In ancient Arabia, a thief called Rabble is captured and brought to a desert city
|The sun bore down on the Arabian desert, and there was not one cloud to block its rays. It was so hot the sand steamed with radiant energy; everything was in a haze. No traveler knew more how unbearable this was than one who had been bound at the wrists, tied behind a horse, and pulled roughly for two days at a march, barefoot. Even worse was that unlike the people that had their roots in the endless sands, this boy, called Rabble, had light skin.
If this was the punishment for thievery, these desert tribesmen must be free of robbers. Rabble was full of remorse, and if that was their aim they had certainly succeeded. He was also furious at himself for being so foolish; Arabian desert dwellers had to deal with the threat of bandits every day, of course they would be well protected. How had he allowed himself to be overcome by the allure of the precious jewels these travelers were carrying? Rabble had experience with stealing; he had thought his instincts were better than that.
Now that he had been caught and was stumbling behind the men, Rabble wondered where were they taking him. And why had they stopped in his city, spreading out all their possessions in plain view as if begging for them to be stolen. The tribesman spoke a strange language he had never heard before, so even if they should choose to inform him, he probably would not understand anyway.
It was many hours and lashes of the whip later that Rabble saw the outline of a palace and city on the horizon. He could barely make it out in the haze, but the city was a maze of wide and narrow streets the color of sand and it was framed by the shining domed white palace that nearly exceeded it in size. Steadily the image grew clearer as they traveled until finally they reached it the next day at late afternoon, traveling along a gleaming stone path and up to the gates. The city was walled and the gates were manned by menacing looking guards, all dark, hairy, and large. Upon arrival they conversed gruffly with the boy’s captors. Then the city’s gates were pushed open and they were admitted within the stone walls and lead along the city streets.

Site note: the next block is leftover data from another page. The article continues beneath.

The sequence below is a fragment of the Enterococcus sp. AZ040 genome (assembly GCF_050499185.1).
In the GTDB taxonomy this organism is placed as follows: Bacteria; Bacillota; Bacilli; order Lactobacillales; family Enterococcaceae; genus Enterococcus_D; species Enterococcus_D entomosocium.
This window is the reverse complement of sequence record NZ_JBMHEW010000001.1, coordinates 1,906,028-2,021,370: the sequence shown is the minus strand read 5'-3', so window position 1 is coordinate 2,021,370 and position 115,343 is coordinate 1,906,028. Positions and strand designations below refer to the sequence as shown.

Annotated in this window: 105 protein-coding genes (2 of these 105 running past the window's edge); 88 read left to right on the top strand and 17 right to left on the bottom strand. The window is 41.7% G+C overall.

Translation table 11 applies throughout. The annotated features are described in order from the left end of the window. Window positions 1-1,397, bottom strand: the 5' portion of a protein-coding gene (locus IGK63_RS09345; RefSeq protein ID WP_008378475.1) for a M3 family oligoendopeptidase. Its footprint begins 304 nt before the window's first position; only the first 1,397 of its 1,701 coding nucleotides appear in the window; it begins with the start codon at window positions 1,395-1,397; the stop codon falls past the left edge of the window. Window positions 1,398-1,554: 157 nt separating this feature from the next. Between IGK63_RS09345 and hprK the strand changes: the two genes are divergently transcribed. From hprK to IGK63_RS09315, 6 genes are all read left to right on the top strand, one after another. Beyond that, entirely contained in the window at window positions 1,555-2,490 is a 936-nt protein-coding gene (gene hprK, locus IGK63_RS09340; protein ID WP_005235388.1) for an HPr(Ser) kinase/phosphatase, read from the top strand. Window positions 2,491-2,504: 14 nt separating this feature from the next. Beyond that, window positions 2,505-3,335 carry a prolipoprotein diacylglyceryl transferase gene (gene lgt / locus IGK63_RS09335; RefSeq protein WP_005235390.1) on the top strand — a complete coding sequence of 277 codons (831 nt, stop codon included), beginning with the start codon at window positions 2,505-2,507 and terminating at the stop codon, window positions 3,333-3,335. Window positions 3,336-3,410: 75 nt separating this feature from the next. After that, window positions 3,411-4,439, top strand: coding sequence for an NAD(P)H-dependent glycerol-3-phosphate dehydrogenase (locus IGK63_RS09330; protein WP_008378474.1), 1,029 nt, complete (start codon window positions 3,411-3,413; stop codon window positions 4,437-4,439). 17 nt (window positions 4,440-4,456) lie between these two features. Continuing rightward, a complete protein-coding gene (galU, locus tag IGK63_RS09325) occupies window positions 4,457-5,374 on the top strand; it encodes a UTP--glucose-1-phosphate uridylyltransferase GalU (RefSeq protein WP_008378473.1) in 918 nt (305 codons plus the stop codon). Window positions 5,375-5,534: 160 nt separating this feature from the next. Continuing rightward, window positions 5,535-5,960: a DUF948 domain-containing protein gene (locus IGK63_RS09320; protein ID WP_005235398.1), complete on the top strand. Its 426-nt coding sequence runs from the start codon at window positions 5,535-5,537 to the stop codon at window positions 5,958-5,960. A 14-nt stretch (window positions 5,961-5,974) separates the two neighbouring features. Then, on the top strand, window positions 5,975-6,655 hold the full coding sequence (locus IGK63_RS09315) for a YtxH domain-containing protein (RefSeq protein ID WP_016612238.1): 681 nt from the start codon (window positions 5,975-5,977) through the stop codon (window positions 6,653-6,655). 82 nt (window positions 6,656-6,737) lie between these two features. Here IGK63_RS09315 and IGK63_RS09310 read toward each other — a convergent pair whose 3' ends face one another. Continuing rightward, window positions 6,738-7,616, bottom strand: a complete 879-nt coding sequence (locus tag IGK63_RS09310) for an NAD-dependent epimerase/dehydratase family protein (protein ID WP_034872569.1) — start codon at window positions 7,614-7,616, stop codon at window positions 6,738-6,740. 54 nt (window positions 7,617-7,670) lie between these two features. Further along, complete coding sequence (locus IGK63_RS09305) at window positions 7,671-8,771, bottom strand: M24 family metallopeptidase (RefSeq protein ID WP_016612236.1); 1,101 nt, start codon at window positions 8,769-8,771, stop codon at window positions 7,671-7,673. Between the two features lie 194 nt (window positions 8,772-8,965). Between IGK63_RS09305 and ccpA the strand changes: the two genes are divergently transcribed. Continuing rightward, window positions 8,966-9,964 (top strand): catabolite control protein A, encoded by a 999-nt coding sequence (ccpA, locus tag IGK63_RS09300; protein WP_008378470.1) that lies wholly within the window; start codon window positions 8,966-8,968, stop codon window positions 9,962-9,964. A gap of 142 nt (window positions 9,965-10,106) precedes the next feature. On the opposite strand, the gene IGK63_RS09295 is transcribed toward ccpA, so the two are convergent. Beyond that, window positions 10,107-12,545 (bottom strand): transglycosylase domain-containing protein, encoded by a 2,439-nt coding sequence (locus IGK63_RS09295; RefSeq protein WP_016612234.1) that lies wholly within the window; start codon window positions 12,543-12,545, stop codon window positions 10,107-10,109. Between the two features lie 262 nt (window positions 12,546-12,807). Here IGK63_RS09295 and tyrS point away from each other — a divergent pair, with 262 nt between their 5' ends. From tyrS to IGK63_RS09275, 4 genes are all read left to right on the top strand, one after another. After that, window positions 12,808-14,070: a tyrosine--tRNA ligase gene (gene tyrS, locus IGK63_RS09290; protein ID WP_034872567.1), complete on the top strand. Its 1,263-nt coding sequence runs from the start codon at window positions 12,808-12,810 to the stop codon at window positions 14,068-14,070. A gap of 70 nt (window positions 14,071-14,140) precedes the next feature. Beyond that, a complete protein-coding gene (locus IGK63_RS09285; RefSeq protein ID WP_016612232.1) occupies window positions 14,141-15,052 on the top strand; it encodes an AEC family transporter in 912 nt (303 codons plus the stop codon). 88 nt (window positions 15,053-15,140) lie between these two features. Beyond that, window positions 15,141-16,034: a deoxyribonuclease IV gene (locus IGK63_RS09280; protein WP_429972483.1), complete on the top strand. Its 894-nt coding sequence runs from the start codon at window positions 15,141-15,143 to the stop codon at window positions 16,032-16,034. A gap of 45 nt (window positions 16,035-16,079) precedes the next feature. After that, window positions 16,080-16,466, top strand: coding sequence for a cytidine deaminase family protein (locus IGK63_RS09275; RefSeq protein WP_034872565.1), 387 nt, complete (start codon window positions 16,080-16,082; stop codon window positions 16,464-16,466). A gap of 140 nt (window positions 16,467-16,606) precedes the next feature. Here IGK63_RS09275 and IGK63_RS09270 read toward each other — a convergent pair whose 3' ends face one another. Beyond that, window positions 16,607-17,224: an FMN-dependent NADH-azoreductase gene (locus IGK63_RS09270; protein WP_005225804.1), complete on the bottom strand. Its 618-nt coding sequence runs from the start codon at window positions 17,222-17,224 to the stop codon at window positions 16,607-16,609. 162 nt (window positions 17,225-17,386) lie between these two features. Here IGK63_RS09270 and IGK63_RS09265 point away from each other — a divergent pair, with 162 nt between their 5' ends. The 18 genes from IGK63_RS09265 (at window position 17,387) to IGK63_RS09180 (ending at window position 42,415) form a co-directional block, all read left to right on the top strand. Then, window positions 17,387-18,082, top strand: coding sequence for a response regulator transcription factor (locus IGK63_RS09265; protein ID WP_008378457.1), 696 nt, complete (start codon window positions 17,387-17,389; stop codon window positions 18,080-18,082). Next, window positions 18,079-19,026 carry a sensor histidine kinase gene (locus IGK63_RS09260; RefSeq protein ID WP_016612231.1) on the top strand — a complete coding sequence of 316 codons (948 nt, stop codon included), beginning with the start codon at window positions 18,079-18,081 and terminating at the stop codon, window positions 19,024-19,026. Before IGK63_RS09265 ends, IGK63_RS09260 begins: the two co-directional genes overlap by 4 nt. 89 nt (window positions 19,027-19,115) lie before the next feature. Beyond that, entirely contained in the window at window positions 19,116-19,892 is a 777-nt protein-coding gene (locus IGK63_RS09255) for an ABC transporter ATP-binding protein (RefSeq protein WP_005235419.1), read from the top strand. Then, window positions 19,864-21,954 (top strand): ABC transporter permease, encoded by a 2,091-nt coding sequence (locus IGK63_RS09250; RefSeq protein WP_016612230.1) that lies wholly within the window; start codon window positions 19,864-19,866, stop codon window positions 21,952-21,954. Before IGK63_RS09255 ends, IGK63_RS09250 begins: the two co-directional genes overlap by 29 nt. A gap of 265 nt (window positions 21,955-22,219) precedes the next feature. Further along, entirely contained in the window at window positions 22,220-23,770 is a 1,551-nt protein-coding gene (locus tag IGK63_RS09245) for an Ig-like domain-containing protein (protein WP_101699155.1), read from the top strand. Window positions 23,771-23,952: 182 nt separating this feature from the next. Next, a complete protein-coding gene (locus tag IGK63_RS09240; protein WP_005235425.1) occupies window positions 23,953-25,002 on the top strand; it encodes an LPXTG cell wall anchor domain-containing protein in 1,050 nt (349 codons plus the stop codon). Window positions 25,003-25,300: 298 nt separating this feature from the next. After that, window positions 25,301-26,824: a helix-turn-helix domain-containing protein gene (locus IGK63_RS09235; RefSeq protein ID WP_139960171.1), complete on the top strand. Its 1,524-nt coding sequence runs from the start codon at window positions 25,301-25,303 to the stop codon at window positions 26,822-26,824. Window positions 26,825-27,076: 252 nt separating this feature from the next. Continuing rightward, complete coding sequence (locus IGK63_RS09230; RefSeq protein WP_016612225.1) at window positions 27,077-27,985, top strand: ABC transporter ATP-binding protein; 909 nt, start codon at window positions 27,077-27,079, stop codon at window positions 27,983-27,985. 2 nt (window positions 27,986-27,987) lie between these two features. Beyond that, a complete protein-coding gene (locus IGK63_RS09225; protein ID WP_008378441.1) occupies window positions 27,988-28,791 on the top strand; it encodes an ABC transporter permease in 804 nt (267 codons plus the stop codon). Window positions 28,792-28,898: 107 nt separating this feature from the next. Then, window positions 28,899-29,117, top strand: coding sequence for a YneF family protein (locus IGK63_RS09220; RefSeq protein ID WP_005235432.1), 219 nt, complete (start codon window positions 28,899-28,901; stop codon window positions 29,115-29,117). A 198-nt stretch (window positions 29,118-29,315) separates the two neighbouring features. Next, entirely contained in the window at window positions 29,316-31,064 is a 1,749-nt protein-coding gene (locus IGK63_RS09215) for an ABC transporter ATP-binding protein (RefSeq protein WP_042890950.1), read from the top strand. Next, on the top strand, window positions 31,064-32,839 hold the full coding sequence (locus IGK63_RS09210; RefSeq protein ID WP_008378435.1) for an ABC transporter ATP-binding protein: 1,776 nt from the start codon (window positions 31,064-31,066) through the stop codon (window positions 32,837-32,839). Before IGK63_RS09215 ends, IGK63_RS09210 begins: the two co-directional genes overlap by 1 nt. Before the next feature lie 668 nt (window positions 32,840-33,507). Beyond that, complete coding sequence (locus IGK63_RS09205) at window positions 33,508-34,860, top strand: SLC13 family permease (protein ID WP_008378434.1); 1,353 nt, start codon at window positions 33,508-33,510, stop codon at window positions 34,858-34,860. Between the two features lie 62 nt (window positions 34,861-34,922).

Rabble was in awe of the sanded Arabian city that lay in the shadow of the lavish palace. He found himself in a narrow and cramped marketplace bustling with activity. These people were merchants, peasants, and thieves, like him. But among them he saw mighty warriors, palace guards, and some well-dressed men and their women in silk, relatives of the palace royalty. All of the people here were dark, he saw not one face like his own, and they wore clothes foreign to him. Rabble noticed even in his weak state that he was getting curious looks from the city people, his appearance so different from theirs.
They approached the magnificent palace, making Rabble wonder if they were actually going inside. It was surrounded by a tall and elegant marble wall and they passed through the open gate into the lush land surrounding the palace. Rabble stared in awe at the unfamiliar structure, taking in the white marble and the towering golden domes flashing in the late sunlight. Precious stones adorned all the windows and doors. However, instead of entering the building, they followed a path to the left and found themselves in a garden, filled with colorful and healthy flowers and trees. It was an oasis in the barren dessert sand that resided outside the walls.
The men stopped abruptly and Rabble was roughly untied from the horse and jerked around by a beared man as stable hands appeared to take the animals. Rabble was yanked, his wrists still tied, further into the garden and into festivities. Lively music played by drums and flutes immediately surrounded them. Dancing to the melody there were young, beautiful girls jumping around with flaming torches. The wealthy sat at expensively decorated tables spread out in the garden, laughing, talking, and watching the dancing girls. However, the very important men all sat high up on a stone platform in erected outdoor chairs, similar to thrones. They were at the very edge of the group, looking down on the festivities.
Rabble stumbled as he was yanked toward the platform by the tribesman, he fell and scraped his hands. Blood trickled down his palms as he was shoved upright. They kept walking up to men in grand attire, all wearing turbans. They flanked whom Rabble guessed was the sultan, just by his commanding air. The man was fairly well aged, there were specks of gray in his beard, yet he was still young enough to be a strong commander. The tribesman leader first climbed the three steps onto the platform and went up to the sultan, as his men kept a tight hold on Rabble. The sultan spoke to him in the strange language, probably conversing about the valuables that were being transported. The very same valuables that Rabble had tried to steal.